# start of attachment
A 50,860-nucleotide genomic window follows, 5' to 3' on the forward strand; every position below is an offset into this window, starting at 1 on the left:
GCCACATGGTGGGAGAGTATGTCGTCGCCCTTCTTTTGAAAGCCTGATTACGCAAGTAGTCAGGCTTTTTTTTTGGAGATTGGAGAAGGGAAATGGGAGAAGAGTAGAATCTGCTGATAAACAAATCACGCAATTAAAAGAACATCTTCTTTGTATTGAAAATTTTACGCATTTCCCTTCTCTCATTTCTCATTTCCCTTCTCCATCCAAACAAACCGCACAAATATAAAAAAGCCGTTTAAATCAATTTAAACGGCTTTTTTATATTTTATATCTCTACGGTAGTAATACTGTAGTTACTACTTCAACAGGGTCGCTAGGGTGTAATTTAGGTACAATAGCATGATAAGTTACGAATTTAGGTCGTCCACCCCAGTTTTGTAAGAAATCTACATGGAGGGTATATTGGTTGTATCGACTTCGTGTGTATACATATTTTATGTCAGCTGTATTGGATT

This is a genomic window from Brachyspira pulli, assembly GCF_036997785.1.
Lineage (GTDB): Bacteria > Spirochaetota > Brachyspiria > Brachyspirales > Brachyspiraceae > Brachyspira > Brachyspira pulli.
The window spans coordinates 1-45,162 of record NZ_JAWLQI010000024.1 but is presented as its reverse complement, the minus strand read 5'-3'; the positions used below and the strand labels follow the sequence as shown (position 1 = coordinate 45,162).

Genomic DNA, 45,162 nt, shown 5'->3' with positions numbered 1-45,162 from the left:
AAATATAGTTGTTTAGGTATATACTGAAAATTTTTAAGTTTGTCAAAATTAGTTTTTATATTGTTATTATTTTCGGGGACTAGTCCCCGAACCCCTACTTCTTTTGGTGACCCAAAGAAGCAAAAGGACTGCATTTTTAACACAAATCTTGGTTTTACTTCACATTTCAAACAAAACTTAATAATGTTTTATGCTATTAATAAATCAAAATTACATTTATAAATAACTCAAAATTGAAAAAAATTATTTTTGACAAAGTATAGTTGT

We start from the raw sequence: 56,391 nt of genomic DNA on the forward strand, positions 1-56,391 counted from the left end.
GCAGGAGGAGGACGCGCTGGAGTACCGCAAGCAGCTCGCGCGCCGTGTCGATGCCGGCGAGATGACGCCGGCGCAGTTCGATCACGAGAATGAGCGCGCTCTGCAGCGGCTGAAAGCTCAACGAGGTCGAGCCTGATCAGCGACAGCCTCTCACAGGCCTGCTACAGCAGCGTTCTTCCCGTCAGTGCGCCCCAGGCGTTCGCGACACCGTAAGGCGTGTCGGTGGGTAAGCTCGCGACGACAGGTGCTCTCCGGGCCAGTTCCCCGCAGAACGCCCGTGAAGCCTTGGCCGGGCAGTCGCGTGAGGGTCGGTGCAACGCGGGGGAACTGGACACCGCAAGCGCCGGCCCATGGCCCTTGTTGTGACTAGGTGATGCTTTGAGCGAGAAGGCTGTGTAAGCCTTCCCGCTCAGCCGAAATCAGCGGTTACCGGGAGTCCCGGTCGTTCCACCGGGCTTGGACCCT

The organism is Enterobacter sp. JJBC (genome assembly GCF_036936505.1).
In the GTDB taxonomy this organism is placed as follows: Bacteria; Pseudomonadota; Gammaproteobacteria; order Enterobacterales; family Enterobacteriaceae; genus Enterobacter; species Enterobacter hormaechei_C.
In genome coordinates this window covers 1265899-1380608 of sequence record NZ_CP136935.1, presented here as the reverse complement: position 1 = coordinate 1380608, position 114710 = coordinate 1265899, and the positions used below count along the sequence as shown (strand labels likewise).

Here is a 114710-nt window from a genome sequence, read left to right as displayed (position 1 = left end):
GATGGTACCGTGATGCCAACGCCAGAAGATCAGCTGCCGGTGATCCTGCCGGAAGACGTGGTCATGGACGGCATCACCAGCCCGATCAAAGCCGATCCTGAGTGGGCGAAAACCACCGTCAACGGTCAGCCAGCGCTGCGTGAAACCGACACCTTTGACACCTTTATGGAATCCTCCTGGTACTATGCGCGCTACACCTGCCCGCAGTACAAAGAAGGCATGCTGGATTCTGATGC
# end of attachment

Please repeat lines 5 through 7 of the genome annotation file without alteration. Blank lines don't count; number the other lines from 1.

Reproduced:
The window spans coordinates 1-45,162 of record NZ_JAWLQI010000024.1 but is presented as its reverse complement, the minus strand read 5'-3'; the positions used below and the strand labels follow the sequence as shown (position 1 = coordinate 45,162).

Genomic DNA, 45,162 nt, shown 5'->3' with positions numbered 1-45,162 from the left:
AAATATAGTTGTTTAGGTATATACTGAAAATTTTTAAGTTTGTCAAAATTAGTTTTTATATTGTTATTATTTTCGGGGACTAGTCCCCGAACCCCTACTTCTTTTGGTGACCCAAAGAAGCAAAAGGACTGCATTTTTAACACAAATCTTGGTTTTACTTCACATTTCAAACAAAACTTAATAATGTTTTATGCTATTAATAAATCAAAATTACATTTATAAATAACTCAAAATTGAAAAAAATTATTTTTGACAAAGTATAGTTGT